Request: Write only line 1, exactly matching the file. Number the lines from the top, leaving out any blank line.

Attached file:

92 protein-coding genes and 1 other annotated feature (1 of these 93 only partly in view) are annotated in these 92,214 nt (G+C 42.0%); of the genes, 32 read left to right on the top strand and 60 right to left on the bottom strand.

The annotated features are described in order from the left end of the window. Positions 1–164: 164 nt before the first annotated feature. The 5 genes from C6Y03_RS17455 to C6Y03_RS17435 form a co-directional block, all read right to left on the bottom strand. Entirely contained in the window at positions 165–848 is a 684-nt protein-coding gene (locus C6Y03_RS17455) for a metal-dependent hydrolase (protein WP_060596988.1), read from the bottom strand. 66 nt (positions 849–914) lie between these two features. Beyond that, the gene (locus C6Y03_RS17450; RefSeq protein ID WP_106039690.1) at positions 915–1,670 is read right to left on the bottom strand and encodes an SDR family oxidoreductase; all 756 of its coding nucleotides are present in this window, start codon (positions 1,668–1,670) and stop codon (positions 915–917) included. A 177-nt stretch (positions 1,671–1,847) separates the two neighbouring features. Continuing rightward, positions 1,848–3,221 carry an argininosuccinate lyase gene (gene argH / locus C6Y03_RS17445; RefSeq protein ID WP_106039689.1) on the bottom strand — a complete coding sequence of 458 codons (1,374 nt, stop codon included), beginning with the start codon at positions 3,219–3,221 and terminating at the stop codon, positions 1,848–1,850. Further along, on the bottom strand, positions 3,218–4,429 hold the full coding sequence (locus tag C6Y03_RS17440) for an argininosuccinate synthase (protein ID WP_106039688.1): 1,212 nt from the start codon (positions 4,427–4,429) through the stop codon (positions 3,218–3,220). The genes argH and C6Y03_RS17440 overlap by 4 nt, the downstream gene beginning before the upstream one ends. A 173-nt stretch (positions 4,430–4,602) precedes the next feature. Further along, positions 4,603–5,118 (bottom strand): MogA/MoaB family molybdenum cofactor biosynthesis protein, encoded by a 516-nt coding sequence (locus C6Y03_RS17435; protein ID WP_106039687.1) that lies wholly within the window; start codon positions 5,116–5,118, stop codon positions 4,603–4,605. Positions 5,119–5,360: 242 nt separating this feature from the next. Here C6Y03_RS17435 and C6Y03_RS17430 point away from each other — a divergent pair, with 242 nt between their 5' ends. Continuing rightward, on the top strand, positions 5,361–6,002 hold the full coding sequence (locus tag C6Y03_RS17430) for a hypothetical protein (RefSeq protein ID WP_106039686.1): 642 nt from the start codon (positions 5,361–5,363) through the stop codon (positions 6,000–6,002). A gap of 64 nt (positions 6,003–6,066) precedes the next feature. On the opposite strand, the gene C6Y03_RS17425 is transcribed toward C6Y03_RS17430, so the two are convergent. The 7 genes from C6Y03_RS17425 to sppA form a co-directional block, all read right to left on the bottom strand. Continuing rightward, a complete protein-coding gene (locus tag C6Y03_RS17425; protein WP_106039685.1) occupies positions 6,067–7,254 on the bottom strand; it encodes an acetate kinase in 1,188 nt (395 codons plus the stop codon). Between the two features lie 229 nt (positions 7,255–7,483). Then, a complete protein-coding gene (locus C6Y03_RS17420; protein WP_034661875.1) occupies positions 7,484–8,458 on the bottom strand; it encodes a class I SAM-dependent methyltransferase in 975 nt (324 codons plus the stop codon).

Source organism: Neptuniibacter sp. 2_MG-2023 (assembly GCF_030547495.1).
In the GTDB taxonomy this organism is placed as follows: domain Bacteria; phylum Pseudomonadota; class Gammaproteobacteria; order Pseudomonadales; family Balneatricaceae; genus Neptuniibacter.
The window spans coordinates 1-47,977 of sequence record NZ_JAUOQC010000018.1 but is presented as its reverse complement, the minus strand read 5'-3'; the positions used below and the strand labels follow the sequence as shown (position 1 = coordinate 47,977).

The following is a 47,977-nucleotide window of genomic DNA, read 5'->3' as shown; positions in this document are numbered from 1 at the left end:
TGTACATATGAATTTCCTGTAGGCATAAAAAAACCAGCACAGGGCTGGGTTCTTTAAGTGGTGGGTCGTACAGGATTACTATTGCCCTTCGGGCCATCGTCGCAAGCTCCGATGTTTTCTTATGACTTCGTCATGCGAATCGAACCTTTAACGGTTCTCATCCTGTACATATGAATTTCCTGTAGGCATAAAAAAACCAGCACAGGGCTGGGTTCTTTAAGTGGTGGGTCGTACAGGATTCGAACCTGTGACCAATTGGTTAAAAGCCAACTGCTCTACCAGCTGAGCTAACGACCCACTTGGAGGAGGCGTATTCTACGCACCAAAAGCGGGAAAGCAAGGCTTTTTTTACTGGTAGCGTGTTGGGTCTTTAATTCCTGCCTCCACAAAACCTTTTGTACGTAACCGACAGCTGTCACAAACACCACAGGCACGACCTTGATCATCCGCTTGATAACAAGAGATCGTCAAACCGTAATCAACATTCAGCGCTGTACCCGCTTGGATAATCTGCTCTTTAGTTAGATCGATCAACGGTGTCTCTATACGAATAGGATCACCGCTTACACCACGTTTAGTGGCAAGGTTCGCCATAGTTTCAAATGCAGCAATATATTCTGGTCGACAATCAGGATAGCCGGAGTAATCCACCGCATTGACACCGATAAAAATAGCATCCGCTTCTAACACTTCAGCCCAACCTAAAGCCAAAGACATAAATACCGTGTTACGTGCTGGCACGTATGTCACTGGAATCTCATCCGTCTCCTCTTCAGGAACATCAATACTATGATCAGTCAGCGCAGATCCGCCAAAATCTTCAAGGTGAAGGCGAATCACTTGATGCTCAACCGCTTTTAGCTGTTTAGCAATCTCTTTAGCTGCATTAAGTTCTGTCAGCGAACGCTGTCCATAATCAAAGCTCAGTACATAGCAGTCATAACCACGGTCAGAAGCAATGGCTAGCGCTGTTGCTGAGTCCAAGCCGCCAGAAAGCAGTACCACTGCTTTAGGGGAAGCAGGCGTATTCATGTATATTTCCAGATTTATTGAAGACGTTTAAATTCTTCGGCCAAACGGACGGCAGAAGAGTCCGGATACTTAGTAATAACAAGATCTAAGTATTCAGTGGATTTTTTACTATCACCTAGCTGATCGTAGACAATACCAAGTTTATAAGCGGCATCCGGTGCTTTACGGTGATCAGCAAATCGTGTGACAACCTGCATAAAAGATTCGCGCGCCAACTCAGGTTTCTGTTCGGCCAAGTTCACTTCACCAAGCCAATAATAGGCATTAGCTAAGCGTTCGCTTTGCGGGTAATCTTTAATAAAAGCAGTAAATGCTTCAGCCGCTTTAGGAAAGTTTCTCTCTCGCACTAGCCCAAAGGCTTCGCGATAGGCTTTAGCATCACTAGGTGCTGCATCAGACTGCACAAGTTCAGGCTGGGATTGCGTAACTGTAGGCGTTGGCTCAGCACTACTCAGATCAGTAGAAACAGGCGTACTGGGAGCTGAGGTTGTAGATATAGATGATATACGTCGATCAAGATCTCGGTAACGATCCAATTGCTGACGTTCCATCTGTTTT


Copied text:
92 protein-coding genes and 1 other annotated feature (1 of these 93 only partly in view) are annotated in these 92,214 nt (G+C 42.0%); of the genes, 32 read left to right on the top strand and 60 right to left on the bottom strand.